Good Parents are Teachers…

When I was a kid I had a book called My Father Can Fix Anything, by Mabel Watts. I liked the book, but it kind of ticked me off that the writer thought that her father was as good at fixing things as my father.

The things that parents teach their children serve them in everything from getting them out of binds to helping them save money by making things last longer.

I heard a story this week about a young man who picked up a broken flat screen television. They took it home, did some research, and put an $18 capacitor in it. It works great. You wonder, “How did that guy know how to do that? Where do you learn that stuff?” He learned it from his father.

Parents teach their children.

This mp3 helps parents know how to be good teachers to their children.

Tina Turner was wrong. We need LOTS of heroes…

I’ve enjoyed watching the TV series, Heroes. But those people are not heroes – at least not most of them. Heroes are people who care for others — the others that God’s placed in their sphere of influence.

As I speak of heroes, I am not talking about being a hero to your family. That’s twentieth century thinking. We’ve been taught that you need to be a hero to your family. To your wife. To your kids. To your husband. You do. But I have come to see that if I am only a hero to my family, I am a pretty selfish person. God’s given you more people to look out for than your family.

Can you think of others God has given you to influence? To care for? What about the people you work with? Do they need a heroic influence in their lives? I would say they desperately need a real hero. If you, as a Christian, are not influencing them, who is? There’s a need for heroes in the workplace. What about the people in your church?  The people you go to school with. The people you hunt with. The people you hang out with. Can you be a hero to them?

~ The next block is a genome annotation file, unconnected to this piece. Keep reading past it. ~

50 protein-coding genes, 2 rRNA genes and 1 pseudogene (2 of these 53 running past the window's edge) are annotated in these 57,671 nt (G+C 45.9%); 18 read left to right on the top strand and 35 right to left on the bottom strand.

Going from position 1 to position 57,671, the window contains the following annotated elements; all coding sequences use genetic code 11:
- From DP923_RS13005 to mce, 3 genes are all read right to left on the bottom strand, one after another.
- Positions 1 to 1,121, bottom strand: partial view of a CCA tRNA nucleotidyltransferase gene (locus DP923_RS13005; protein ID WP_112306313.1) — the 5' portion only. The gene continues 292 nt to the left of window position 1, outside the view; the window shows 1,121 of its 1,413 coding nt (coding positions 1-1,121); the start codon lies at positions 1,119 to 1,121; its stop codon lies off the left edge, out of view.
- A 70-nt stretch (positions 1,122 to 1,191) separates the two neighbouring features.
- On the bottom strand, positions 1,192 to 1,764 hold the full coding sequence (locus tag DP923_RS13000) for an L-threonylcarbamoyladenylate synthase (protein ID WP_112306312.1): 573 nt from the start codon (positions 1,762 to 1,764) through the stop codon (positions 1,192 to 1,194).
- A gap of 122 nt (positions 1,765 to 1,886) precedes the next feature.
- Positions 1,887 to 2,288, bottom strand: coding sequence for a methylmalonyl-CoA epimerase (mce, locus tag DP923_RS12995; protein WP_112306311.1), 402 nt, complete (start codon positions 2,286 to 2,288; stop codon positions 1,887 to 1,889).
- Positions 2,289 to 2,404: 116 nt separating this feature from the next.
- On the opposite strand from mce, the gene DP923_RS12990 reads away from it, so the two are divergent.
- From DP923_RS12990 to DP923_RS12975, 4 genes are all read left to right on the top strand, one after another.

As we consider this concept of heroes, I want to look to my favorite hero. I have a lot of heroes. Jack Lambert was a hero. Few men played linebacker like Lambert. He’d be banned from the game of football today. Tony Dungy is a hero. Tony is one of the strongest men I’ve ever encountered. The way he faced the suicide of his son was life-changing for those who looked on.

But the most heroic person in my life is Jesus. You knew I’d say that, right?

How God helps us in life’s difficulties…

Think about all the things you get ready for.

When you are a child, you get ready for school. Maybe you remember going shopping with your mother to get a book-bag or a lunch pail. As you grew up, you got ready for many other things. A date. A test at school. College.  And as time went on, you got ready for other things. Ready to get married. Ready for children. We’re told we need to be ready for those things. They are exciting things. Most of them are good things.

But who readies us for the things that aren’t exciting? Who helps us get ready for old age? For sickness? For heartache? For loneliness? For death? Those unpleasant things aren’t addressed by our society with the same energy as the pleasant things.

God addresses them. In Matthew 17:22-23, Jesus is addressing something that will be very difficult for his followers.  He’s addressed it before. And he keeps on addressing it.

Because it’s essential that you are ready for life’s difficulties.

This message speaks about how we can be more prepared for life’s difficulties.